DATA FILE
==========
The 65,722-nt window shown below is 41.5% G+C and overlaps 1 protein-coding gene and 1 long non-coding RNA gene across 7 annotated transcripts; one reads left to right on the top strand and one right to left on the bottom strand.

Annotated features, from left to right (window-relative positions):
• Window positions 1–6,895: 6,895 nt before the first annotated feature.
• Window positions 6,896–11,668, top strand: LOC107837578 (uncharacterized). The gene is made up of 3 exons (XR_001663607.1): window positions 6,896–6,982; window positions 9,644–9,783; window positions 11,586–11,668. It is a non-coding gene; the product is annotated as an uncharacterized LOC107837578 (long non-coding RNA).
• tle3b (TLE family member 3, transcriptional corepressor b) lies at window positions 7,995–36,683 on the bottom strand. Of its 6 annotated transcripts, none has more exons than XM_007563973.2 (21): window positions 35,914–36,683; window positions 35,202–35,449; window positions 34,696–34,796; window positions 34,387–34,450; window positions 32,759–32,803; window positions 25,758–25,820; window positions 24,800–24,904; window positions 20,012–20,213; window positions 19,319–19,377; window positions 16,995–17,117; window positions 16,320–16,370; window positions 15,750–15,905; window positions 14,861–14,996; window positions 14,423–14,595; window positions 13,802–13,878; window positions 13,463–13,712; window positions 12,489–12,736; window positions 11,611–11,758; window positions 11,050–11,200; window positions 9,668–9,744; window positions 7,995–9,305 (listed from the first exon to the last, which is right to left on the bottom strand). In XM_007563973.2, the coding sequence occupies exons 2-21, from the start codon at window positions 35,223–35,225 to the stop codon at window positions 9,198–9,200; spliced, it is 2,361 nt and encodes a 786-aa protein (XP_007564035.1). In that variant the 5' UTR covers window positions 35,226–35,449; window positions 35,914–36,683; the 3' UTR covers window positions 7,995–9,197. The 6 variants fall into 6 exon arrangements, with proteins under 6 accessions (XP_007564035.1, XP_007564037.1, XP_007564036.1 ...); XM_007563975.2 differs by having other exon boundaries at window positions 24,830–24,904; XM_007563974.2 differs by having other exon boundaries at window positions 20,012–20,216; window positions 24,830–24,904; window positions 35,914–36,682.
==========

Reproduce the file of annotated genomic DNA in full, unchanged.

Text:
The 65,722-nt window shown below is 41.5% G+C and overlaps 1 protein-coding gene and 1 long non-coding RNA gene across 7 annotated transcripts; one reads left to right on the top strand and one right to left on the bottom strand.

Annotated features, from left to right (window-relative positions):
• Window positions 1–6,895: 6,895 nt before the first annotated feature.
• Window positions 6,896–11,668, top strand: LOC107837578 (uncharacterized). The gene is made up of 3 exons (XR_001663607.1): window positions 6,896–6,982; window positions 9,644–9,783; window positions 11,586–11,668. It is a non-coding gene; the product is annotated as an uncharacterized LOC107837578 (long non-coding RNA).
• tle3b (TLE family member 3, transcriptional corepressor b) lies at window positions 7,995–36,683 on the bottom strand. Of its 6 annotated transcripts, none has more exons than XM_007563973.2 (21): window positions 35,914–36,683; window positions 35,202–35,449; window positions 34,696–34,796; window positions 34,387–34,450; window positions 32,759–32,803; window positions 25,758–25,820; window positions 24,800–24,904; window positions 20,012–20,213; window positions 19,319–19,377; window positions 16,995–17,117; window positions 16,320–16,370; window positions 15,750–15,905; window positions 14,861–14,996; window positions 14,423–14,595; window positions 13,802–13,878; window positions 13,463–13,712; window positions 12,489–12,736; window positions 11,611–11,758; window positions 11,050–11,200; window positions 9,668–9,744; window positions 7,995–9,305 (listed from the first exon to the last, which is right to left on the bottom strand). In XM_007563973.2, the coding sequence occupies exons 2-21, from the start codon at window positions 35,223–35,225 to the stop codon at window positions 9,198–9,200; spliced, it is 2,361 nt and encodes a 786-aa protein (XP_007564035.1). In that variant the 5' UTR covers window positions 35,226–35,449; window positions 35,914–36,683; the 3' UTR covers window positions 7,995–9,197. The 6 variants fall into 6 exon arrangements, with proteins under 6 accessions (XP_007564035.1, XP_007564037.1, XP_007564036.1 ...); XM_007563975.2 differs by having other exon boundaries at window positions 24,830–24,904; XM_007563974.2 differs by having other exon boundaries at window positions 20,012–20,216; window positions 24,830–24,904; window positions 35,914–36,682.